The consensus opinion among serious scholars and journalists to have visited eastern Congo opposes the law. Here are a dozen citations from highly credible sources across the political spectrum many more such sources are readily available:
How Congress Devastated the Congo
The New York Times (op-ed), August 7, 2011
For locals, however, the law has been a catastrophe. In South Kivu Province, I heard from scores of artisanal miners and small-scale purchasers, who used to make a few dollars a day digging ore out of mountainsides with hand tools. Paltry as it may seem, this income was a lifeline for people in a region that was devastated by 32 years of misrule under the kleptocracy of Mobutu Sese Seko (when the country was known as Zaire) and that is now just beginning to emerge from over a decade of brutal war and internal strife.
The pastor at one church told me that women were giving birth at home because they couldnt afford the $20 or so for the maternity clinic. Children are dropping out of school because parents cant pay the fees. Remote mining towns are virtually cut off from the outside world because the planes that once provisioned them no longer land
What's Wrong with Dodd-Frank 1502? Conflict Minerals, Civilian Livelihoods, and the
Unintended Consequences of Western Advocacy
The Center for Global Development, Working Paper 284, January 2012
Although its provisions have yet to be implemented, section 1502 of the Dodd-Frank Wall Street Reform and Consumer Protection Act is already having a profound effect on the Congolese mining sector. Nicknamed Obamas Law by the Congolese, section 1502 has created a de facto ban on Congolese mineral exports, put anywhere from tens of thousands up to 2 million Congolese miners out of work in the eastern Congo, and, despite ending most of the trade in Congolese conflict minerals, done little to improve the security situation or the daily lives of most Congolese. In this report, I trace the development of section 1502 with respect to the pursuit of a conflict minerals-based strategy by U.S. advocates, examine the effects of the legislation, and recommend new courses of action to move forward in a way that both promotes accountability and transparency and allows Congolese artisanal miners to earn a living.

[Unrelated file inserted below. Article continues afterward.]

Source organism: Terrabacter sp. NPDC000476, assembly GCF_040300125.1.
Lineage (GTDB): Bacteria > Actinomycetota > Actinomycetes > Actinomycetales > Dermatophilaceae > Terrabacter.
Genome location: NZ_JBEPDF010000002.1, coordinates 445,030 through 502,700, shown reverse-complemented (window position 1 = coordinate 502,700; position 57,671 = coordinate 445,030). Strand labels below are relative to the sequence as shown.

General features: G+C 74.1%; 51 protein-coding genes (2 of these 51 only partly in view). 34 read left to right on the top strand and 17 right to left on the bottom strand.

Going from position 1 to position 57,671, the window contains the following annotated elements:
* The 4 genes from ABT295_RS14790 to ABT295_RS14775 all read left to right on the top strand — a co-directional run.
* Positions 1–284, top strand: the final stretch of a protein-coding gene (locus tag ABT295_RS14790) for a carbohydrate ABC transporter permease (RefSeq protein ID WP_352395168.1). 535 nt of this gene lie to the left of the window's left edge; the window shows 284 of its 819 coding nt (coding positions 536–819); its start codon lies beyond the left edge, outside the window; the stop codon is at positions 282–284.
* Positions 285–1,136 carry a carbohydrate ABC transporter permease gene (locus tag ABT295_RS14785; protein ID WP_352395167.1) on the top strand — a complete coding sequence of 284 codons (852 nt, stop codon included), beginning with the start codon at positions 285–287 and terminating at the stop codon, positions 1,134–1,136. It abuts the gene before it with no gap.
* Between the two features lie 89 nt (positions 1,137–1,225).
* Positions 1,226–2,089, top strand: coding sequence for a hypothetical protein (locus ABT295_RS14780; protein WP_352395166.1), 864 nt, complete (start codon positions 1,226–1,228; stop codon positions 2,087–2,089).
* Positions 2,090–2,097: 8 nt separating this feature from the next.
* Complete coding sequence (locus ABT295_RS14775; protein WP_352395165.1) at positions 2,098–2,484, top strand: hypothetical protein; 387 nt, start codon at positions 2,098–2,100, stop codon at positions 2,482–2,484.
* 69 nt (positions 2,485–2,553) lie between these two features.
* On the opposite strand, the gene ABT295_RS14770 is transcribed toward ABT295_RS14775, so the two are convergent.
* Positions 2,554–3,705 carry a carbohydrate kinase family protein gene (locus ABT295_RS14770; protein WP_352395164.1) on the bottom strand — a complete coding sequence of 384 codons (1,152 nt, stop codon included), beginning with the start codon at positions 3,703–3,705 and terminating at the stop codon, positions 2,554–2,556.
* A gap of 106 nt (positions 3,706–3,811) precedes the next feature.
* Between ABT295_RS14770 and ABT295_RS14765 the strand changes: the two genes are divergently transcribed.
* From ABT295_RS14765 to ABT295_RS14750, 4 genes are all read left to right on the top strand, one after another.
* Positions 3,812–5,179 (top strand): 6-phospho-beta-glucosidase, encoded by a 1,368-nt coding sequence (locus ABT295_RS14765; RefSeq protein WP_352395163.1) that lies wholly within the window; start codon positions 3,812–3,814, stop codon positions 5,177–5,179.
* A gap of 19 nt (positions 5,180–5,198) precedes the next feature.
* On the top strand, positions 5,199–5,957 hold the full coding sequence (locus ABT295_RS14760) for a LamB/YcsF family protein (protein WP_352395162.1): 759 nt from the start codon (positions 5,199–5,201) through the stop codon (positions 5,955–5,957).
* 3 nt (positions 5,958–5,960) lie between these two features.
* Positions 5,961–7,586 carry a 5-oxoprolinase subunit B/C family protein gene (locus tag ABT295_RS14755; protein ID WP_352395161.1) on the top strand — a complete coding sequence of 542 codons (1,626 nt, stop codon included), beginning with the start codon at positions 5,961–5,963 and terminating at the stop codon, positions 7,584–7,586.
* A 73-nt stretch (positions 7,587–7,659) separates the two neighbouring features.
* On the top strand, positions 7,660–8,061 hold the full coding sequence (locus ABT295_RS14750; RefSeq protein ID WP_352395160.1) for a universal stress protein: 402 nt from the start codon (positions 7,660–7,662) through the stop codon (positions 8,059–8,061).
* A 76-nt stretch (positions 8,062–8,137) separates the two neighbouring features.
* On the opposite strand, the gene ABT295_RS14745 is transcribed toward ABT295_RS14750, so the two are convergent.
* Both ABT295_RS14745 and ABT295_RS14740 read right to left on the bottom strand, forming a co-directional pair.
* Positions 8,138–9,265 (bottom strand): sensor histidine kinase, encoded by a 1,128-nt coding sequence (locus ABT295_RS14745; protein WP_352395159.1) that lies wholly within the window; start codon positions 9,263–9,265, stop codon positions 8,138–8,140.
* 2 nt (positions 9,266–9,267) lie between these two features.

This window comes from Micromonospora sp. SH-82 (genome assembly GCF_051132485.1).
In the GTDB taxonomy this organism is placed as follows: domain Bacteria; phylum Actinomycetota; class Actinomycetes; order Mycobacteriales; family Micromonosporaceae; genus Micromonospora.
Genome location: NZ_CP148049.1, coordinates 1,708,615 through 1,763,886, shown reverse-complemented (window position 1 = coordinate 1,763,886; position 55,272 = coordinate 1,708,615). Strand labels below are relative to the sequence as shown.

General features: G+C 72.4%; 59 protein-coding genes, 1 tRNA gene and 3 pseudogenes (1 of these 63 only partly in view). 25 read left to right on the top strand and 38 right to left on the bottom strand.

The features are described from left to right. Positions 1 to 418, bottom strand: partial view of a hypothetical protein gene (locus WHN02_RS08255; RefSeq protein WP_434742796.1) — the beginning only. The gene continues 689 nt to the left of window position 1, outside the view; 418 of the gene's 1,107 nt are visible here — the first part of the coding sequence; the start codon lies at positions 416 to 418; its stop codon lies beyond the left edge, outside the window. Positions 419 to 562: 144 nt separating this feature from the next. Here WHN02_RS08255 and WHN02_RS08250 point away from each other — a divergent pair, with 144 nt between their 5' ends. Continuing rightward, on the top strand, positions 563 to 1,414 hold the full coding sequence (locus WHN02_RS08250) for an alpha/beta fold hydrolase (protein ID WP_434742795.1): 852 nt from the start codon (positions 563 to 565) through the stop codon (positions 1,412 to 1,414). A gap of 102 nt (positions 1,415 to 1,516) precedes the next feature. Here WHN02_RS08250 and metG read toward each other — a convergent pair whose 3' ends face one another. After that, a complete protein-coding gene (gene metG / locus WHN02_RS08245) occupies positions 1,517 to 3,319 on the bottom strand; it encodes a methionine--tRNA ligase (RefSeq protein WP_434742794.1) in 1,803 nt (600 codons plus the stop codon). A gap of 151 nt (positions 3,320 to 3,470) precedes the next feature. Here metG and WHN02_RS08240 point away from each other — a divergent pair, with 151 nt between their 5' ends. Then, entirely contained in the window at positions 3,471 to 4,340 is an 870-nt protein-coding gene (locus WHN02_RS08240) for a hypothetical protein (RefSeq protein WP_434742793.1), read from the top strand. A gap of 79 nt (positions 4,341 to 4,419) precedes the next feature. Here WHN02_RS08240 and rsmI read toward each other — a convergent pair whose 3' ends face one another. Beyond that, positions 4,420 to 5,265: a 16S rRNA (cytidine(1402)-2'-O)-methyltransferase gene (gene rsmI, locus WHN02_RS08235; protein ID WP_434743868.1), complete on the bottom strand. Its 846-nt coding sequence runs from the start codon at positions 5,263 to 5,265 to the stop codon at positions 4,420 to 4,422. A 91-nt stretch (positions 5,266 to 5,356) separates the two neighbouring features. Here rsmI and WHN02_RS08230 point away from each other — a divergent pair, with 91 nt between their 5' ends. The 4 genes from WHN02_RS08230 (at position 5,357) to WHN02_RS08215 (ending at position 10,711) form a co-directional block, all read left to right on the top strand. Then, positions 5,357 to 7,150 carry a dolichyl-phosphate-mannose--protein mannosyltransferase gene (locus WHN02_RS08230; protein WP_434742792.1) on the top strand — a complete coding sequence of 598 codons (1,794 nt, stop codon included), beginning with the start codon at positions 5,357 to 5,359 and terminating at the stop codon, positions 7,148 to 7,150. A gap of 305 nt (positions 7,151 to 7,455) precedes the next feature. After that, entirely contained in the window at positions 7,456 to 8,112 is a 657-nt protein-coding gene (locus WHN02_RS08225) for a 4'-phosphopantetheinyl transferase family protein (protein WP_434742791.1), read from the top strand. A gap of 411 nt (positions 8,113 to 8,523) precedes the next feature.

Enrico Carisch and Dr Claude Kabemba
Congo-Kinshasa: Conflict Minerals Not Fueling M23 Rebellion
The Open Society Initiative for Southern Africa (Johannesburg), November 27, 2012
The capture of Goma by M23 rebel forces is the latest demonstration of the ineffectiveness of the government of the Democratic Republic of Congo (DRC) and its army (the FARDC). Whatever the political machinations behind the military's most recent capitulation may be, the overarching themes are the longstanding institutional and governance weaknesses of Congo's central authorities - weaknesses that the Southern Africa Resource Watch (SARW) has highlighted multiple times in its reports and analyses.
And yet almost nothing has been done to actively tackle the real governance issues. In particular, the international community and the government of President Kabila have consistently neglected serious security sector reform in eastern Congo, partly due to the prevailing 'conflict minerals' narrative. But the reality on the ground could not be more different from the concept that every conflict in eastern Congo is - at its heart - a fight for control over the country's vast natural resources. This certainly does not appear to be the case with the current conflict.
In fact, a just-released research report from SARW - Conflict Gold to Criminal Gold: The new face of artisanal gold mining in Congo - provides compelling evidence that the hundreds of thousands of artisanal gold miners in four provinces (North Kivu, South Kivu, Oriental and Maniema) are no longer afraid of warlords or militias. Instead, they fear the hordes of corrupt civil servants, bureaucrats and members of the government's security forces, who are far more interested in exploiting the miners rather than supporting and protecting them
The current conflict is not about minerals. It is about Congo's dreadful governance - and the bloody role of neighbouring governments.
Jeroen Cuvelier, Steven Van Bockstael, Koen Vlassenroot Claude Iguma